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How to print number with commas as thousands separators?

For example:

>> print numberFormat(1234)
>> 1,234

Or is there a built-in function in Python that does this?

marked as duplicate by Jeff Atwood May 21 '11 at 22:26

This question has been asked before and already has an answer. If those answers do not fully address your question, please ask a new question.


No one so far has mentioned the new ',' option which was added in version 2.7 to the Format Specification Mini-Language -- see PEP 378: Format Specifier for Thousands Separator in the What's New in Python 2.7 document. It's easy to use because you don't have to mess around with locale (but is limited for internationalization due to that, see the original PEP 378). It works with floats, ints, and decimals — and all the other formatting features provided for in the mini-language spec.

Sample usage:

print format(1234, ",d")    # -> 1,234
print "{:,d}".format(1234)  # -> 1,234

Note: While this new feature is definitely handy, it's actually not all that much harder to use the locale module, as several others have suggested. The advantage is that then numeric output can be made to automatically follow the proper thousands (and other) separator conventions used in various countries when outputting things like numbers, dates, and times. It's also very easy to put the default settings from your computer into effect without learning a bunch of language and country codes. All you need to do is:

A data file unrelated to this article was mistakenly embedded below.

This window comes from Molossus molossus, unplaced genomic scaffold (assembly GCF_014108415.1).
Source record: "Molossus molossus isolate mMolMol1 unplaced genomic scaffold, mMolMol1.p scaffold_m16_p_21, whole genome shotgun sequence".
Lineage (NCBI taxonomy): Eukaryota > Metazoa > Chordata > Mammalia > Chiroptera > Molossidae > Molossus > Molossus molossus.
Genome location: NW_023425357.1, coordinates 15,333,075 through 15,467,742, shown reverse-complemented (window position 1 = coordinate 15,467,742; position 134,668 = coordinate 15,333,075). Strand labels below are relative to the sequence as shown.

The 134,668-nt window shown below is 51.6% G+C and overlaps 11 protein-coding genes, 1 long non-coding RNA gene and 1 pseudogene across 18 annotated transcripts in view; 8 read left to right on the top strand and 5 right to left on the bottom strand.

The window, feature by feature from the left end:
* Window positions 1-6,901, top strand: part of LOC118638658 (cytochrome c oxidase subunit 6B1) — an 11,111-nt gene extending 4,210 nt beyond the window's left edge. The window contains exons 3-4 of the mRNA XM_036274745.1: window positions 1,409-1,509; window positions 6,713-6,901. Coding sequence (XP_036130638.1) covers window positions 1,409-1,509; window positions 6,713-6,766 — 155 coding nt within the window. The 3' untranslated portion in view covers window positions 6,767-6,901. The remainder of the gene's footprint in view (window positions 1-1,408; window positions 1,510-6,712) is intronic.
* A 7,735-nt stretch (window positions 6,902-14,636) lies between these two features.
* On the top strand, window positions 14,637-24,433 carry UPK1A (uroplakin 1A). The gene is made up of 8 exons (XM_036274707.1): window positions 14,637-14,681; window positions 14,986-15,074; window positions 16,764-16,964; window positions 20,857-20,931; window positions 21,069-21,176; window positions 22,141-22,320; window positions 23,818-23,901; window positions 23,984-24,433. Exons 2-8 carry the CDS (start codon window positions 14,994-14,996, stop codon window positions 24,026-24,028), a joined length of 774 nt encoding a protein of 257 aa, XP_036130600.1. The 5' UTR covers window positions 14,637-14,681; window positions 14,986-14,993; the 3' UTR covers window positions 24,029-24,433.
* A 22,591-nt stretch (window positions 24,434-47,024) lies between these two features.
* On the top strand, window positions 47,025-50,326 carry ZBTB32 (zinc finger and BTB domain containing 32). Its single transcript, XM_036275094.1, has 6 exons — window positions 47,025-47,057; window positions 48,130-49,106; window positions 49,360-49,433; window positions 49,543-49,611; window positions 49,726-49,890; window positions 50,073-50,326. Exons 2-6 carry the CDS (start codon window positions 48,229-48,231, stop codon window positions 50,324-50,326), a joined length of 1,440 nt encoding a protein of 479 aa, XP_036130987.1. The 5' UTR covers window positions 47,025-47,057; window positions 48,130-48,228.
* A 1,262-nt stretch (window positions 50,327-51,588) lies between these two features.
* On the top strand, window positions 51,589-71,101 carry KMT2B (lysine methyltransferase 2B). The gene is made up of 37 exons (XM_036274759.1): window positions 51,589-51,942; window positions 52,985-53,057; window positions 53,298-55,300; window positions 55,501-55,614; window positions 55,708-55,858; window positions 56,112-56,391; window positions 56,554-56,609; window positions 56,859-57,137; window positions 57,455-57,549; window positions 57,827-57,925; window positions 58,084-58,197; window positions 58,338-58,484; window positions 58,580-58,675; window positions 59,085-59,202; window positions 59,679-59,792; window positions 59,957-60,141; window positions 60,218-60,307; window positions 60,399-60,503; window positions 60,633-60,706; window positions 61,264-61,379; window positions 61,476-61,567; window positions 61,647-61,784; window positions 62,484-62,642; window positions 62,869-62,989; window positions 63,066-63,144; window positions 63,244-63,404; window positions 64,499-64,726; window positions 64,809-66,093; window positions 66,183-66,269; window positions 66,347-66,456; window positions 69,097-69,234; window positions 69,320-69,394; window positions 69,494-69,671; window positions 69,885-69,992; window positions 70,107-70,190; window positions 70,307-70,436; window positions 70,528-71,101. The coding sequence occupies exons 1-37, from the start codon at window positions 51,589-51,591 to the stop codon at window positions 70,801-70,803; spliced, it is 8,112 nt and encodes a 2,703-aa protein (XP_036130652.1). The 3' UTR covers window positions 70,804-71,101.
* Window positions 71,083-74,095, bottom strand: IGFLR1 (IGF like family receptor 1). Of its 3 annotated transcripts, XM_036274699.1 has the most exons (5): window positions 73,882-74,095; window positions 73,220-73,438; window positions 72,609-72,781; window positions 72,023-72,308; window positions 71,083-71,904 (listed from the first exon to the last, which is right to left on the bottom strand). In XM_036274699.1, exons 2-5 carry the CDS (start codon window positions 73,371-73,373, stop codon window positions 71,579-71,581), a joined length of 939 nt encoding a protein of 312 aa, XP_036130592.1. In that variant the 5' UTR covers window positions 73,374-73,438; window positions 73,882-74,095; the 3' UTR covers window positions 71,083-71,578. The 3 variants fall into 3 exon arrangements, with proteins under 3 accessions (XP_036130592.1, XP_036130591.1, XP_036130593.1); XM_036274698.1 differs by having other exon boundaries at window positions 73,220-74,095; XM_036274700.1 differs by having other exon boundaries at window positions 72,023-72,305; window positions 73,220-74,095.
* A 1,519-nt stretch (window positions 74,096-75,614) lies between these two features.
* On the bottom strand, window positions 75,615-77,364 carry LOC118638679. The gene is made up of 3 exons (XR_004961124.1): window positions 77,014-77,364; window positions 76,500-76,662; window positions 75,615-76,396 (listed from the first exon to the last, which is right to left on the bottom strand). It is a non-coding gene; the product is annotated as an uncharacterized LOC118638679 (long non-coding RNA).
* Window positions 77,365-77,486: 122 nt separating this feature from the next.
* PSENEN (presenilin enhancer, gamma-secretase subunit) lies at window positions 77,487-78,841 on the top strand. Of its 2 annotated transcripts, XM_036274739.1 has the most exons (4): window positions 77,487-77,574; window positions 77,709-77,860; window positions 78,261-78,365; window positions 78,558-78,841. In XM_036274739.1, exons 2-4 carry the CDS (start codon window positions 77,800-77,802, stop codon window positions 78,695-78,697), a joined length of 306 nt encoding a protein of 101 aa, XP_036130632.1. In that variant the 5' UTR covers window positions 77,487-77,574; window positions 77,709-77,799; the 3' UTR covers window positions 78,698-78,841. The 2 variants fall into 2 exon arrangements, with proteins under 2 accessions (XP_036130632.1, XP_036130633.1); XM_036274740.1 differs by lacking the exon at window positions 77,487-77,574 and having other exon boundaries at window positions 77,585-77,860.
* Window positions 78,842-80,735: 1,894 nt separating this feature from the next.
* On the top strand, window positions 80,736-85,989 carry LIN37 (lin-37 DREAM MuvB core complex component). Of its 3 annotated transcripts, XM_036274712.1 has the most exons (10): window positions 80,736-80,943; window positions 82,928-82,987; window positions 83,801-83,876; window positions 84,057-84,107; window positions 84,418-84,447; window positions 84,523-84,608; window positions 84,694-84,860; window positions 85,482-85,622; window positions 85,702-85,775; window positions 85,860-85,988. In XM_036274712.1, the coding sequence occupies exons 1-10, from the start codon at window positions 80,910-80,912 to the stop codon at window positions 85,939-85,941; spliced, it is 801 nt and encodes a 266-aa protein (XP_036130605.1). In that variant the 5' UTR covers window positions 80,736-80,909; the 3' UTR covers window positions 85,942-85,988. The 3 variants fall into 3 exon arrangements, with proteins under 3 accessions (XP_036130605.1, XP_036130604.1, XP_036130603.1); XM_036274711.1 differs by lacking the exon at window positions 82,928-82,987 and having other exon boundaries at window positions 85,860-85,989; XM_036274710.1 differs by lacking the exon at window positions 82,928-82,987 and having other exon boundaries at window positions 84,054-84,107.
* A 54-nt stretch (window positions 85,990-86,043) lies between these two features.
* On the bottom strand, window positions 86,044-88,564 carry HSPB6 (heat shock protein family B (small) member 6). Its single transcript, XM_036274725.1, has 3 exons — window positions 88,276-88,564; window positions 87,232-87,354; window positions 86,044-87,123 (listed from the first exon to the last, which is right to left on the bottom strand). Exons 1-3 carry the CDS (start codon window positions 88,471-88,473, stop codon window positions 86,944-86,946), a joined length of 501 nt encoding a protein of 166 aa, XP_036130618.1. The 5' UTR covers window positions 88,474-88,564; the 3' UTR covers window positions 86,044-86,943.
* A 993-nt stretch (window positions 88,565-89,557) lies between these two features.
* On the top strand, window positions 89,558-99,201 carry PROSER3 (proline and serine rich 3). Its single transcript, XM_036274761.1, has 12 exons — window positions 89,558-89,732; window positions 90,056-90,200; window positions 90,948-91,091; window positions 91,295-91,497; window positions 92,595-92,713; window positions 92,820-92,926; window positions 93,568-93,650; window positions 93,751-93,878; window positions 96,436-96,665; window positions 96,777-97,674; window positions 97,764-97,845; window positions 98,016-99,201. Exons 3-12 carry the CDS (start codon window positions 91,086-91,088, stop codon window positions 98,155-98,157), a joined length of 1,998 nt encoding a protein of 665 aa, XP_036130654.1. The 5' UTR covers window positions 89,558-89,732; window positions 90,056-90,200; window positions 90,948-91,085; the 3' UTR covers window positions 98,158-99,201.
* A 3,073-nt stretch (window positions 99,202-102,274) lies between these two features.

import locale
locale.setlocale(locale.LC_ALL, '')  # empty string for platform's default settings

After doing that you can just use the generic 'n' type code for outputting numbers (both integer and float). Where I am, commas are used as the thousand separator, so after setting the locale as shown above, this is what would happen:

print format(1234, "n")    # -> 1,234
print "{:n}".format(1234)  # -> 1,234

Much of the rest of the world uses periods instead of commas for this purpose, so setting the default locale in many locations (or explicitly specifying the code for such a region in a setlocale() call) produces the following:

print format(1234, "n")    # -> 1.234
print "{:n}".format(1234)  # -> 1.234

Output based on the 'd' or ',d' formatting type specifier is unaffected by the use (or non-use) of setlocale(). However the 'd' specifier is affected if you instead use the locale.format() or locale.format_string() functions.

  • 3
    -1 Unfortunately this is broken; it perpetuates the legacyness of the locale module -- it doesn't work properly with unicode. Try format(1234, u"n") in a locale (e.g. French, Russian) where the thousands separator is a NO-BREAK SPACE. You get the newbies' favourite exception: UnicodeDecodeError: 'ascii' codec can't decode byte 0xa0 ... – John Machin Nov 2 '10 at 23:10
  • 1
    @John Machin: For the record, most of the upvotes were made to this answer before I added the Note about using locale -- and for everyone's enlightenment, just what is the currently correct why to the operation in a locale-specific manner that will handle Unicode? Thanks. – martineau Nov 2 '10 at 23:24
  • (1) When the upvotes were made is of what relevance?? (2) There is no Python-2.X-supported enlightenment, just a kludge: format(1234, "n").decode(locale.getpreferredencoding()) :-( – John Machin Nov 3 '10 at 2:25